Health Day reporter
WEDNESDAY, June 2, 2021 (HealthDay News) – On Tuesday, tennis star Naomi Osaka announced her retirement from Roland Garros. The reason: an ongoing battle with depression and anxiety.
As the world’s No.2 tennis player and a quadruple winner of a Grand Slam tournament at the age of just 23, many fans may have been surprised that such a young and successful person could nevertheless fight. against mental health problems.
But experts say it really shouldn’t come as a surprise.
“Wealth and fame are not protective,” said Dr. Timothy Sullivan, president of psychiatry and behavioral science at Staten Island University Hospital in New York.
“We only have to think of the tragic and recent losses of Robin Williams, Kate Spade, Prince and others to know that mental health issues can affect anyone,” Sullivan said.
Sanam Hafeez, neuropsychologist and faculty member at Columbia University in New York City, agreed. She said, “On the outside, people often think of money and fame as a panacea. But there are many cases of people who were less depressed. before they became famous. “
Indeed, fame can be “a heavy burden to bear, especially in an age when every phone has a camera and every person can have a public opinion on social media platforms,” Hafeez pointed out.
And when a huge celebrity arrives at a very young age, it can give rise to what’s known as “impostor syndrome,” she added, alongside a constellation of fears revolving around the threat of ‘losing everything, becoming a has-been’ and being constantly aware of saying and doing ‘the right thing’ to keep sponsors and fans alleviated. ”
Brittany LeMonda, senior neuropsychologist at Lenox Hill Hospital in New York City, supported the idea.
“It may be surprising to some people that a very successful person is depressed or anxious,” LeMonda noted. “However, clinicians and mental health professionals recognize that psychiatric illness can and does affect anyone, regardless of career, money, [or] Fame. In some cases, anxiety and depression may be more prevalent in high achievers, given the perceived pressure or perceived risk of failure. But mental health disorders don’t discriminate and can affect those who do incredibly well on the outside. “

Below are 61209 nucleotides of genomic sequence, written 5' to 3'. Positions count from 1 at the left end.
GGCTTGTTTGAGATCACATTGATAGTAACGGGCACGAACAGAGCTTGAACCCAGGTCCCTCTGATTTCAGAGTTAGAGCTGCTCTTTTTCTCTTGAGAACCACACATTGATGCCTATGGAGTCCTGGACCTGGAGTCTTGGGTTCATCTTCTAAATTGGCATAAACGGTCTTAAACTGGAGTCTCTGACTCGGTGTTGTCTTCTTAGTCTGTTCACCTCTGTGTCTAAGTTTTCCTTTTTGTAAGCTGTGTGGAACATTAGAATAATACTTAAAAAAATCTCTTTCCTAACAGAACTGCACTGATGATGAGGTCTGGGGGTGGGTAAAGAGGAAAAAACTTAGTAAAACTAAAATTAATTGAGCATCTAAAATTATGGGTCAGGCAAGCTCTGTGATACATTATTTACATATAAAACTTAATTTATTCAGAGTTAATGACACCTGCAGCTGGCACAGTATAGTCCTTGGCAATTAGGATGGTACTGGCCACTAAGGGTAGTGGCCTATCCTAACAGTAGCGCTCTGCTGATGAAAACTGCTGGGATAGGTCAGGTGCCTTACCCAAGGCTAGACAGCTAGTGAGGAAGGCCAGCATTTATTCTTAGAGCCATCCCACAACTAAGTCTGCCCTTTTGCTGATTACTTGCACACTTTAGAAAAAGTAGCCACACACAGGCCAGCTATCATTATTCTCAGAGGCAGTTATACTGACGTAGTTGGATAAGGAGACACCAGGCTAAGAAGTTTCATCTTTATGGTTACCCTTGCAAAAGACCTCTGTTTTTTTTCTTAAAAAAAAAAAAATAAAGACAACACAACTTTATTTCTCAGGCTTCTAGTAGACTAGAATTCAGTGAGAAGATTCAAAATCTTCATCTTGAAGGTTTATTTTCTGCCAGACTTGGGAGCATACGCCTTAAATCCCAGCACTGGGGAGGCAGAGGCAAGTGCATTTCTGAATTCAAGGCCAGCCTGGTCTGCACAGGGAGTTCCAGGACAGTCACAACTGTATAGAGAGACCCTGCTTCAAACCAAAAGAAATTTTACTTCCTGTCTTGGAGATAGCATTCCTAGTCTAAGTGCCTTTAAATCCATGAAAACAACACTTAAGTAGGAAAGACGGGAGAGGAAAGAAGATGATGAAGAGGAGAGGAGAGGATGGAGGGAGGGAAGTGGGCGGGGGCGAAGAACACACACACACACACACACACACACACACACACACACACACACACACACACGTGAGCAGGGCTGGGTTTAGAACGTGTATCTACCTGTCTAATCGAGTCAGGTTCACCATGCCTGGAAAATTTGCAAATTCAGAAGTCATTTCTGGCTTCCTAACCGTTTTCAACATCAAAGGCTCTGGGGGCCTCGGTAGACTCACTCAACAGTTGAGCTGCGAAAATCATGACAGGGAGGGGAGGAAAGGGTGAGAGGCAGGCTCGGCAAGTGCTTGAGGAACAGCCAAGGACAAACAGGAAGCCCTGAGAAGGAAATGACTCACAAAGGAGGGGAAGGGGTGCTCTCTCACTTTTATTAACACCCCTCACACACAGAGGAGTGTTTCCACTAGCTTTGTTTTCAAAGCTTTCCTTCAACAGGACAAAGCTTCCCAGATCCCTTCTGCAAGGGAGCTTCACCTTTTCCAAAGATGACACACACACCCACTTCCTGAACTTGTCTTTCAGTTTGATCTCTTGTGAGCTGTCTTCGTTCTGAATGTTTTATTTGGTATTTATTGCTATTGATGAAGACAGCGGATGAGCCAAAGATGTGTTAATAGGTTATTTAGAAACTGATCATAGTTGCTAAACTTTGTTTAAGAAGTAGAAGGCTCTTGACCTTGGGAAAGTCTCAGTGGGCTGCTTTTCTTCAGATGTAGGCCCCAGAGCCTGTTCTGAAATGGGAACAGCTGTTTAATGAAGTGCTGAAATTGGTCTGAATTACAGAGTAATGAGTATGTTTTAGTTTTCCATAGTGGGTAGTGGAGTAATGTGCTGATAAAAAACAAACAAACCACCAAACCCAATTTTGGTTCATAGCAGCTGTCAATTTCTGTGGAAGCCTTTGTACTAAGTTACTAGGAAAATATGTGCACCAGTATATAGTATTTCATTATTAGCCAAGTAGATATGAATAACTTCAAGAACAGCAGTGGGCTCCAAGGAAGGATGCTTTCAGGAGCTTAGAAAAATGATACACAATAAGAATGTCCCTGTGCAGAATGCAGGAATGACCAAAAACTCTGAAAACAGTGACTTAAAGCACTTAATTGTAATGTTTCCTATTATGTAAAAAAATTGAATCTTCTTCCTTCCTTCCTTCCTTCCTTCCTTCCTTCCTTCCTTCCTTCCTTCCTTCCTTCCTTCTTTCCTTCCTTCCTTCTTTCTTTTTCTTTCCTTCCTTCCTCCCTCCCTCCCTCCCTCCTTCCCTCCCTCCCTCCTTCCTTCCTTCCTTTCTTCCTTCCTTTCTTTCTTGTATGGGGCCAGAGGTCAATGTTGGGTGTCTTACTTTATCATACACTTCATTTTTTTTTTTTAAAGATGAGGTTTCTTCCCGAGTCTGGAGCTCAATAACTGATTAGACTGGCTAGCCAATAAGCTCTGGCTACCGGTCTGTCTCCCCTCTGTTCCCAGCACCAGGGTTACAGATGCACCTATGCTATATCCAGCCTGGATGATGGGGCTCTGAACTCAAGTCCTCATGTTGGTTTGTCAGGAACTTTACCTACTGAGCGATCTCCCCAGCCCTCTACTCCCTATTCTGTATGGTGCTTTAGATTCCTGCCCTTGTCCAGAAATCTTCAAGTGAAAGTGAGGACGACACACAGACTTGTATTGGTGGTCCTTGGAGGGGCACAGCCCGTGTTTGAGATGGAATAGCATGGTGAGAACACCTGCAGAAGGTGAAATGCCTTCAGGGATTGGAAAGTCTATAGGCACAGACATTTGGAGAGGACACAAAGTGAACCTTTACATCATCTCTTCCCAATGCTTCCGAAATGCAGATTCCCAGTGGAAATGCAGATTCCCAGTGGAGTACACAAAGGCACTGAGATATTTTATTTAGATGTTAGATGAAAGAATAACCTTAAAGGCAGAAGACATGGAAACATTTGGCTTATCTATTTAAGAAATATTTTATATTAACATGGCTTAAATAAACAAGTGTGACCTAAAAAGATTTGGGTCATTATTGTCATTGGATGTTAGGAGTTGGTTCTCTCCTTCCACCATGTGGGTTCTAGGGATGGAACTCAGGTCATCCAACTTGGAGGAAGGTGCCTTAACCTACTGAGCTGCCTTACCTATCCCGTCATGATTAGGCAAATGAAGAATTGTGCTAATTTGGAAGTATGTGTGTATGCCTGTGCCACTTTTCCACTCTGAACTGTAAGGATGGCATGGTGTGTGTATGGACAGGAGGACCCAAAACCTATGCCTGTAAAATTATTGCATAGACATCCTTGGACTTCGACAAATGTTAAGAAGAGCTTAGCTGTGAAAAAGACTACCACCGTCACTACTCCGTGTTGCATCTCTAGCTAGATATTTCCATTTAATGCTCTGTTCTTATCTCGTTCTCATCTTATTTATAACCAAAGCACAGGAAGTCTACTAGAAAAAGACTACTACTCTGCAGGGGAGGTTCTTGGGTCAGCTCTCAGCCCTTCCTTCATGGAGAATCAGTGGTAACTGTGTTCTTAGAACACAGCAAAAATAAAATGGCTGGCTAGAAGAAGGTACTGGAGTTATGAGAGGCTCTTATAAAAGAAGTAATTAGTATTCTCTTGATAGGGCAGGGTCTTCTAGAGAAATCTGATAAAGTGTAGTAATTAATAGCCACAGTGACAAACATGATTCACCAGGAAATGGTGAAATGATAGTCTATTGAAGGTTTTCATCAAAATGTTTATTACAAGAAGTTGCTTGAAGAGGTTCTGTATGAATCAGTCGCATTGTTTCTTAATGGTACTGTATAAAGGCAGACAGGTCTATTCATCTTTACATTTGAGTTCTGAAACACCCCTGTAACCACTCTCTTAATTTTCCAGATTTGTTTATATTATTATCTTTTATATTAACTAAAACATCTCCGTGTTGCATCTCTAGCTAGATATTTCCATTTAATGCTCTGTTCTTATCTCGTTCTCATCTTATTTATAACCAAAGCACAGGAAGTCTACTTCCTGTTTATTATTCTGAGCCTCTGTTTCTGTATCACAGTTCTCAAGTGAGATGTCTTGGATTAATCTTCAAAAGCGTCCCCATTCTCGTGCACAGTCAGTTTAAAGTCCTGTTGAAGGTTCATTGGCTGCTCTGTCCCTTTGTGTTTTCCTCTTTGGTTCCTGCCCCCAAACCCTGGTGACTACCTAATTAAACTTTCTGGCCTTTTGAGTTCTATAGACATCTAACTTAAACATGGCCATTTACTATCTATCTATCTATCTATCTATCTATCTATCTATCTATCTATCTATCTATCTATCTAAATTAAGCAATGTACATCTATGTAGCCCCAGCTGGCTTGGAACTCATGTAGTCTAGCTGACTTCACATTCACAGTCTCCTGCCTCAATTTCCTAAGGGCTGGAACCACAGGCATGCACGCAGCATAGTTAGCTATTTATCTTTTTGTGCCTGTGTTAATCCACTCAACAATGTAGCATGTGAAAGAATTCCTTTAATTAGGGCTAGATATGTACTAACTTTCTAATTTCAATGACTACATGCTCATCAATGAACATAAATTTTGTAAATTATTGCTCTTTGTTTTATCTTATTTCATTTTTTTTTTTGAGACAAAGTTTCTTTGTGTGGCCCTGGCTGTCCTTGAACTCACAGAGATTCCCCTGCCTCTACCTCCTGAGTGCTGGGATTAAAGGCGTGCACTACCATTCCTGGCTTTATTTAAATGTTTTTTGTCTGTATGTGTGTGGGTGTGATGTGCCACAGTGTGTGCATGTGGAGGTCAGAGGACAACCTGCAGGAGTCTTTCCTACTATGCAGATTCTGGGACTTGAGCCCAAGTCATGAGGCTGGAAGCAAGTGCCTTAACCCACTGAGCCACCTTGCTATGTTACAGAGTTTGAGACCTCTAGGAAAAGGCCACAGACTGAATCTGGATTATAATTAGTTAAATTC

Osaka said her battle with depression dates back to a victory she won – do not one loss – at the 2018 US Open in New York. On this particular occasion, she defeated tennis legend and apparently crowd favorite Serena Williams.
“The truth is that I have suffered long periods of depression since the US Open in 2018 and have had a hard time dealing with it,” she noted in an Instagram post on Tuesday, in a statement. which amounted to its first public recognition. a lasting fight against depression.
But aside from the details of his life challenges, it’s an affliction that puts Osaka in great company, noted Hafeez and LeMonda.
Depression strikes “more than 264 million people of all ages” and from all walks of life around the world, Hafeez explained, while anxiety disorder is considered the most common mental illness in the United States, affecting the lives of about 40 million American adults.
“Anxiety and depression are among the most common psychiatric illnesses,” added LeMonda. “About one in five people will experience anxiety and / or depression at some point in their life. So yes, it’s quite common to experience these symptoms at some point in your life.”
And while it is undoubtedly a difficult time in Osaka’s life and career, Hafeez and LeMonda have said that her decision to tell her story could prove immensely useful for millions of people who share his pain, helping to alleviate the stigma often associated with mental illness. .
Make fame a good cause
“I think it’s very powerful when those we idolize or seek out use their platforms to recognize their own struggles,” LeMonda said. “It helps ‘normalize’ our own difficulties and allows us to recognize that psychiatric disorders are not discriminatory and can affect anyone.”
Hafeez observed that “Ms Osaka’s public disclosure follows Prince Harry and Meghan Markle. In the latter you have royalty and in the former you have a world-class athlete.” And the fact that millennials and Gen Z celebrities are ready to be so open could turn out to be “a game changer for ‘regular people’,” Hafeez said.
Sullivan agreed, adding that, “To the extent that celebrities inspire their fans, modeling vulnerability and transparency is helpful, as is prioritizing personal care (as Ms. Osaka has done) and researching personal care. ‘treatment (which Ms. Osaka appears to have done as well). ”
Yet when it comes to overcoming the stigma of depression, Hafeez noted, “change takes time.”
Yet, with the attention to mental health issues brought by an announcement like Osaka’s, Hafeez hopes that eventually, “just as you can call a sick day for a headache or take time off from work.” motherhood, the same consideration and understanding will be given to mental health issues. health problems in the business world. Removing the stigma is half the battle.
LeMonda fully agreed.
“I hope that as more and more people with these powerful platforms continue to speak out, the stigma against mental illness will continue to dissipate and we will no longer have to hide our struggles,” a- she declared. “This will dramatically improve the results of the treatment.”
There is more information on depression at the US National Institutes of Health.
SOURCES: Sanam Hafeez, PsyD, neuropsychologist and faculty member, Columbia University, New York City; Brittany LeMonda, PhD, senior neuropsychologist, Lenox Hill Hospital, New York; Timothy Sullivan, MD, president, Psychiatry and Behavioral Sciences, Staten Island University Hospital, New York City
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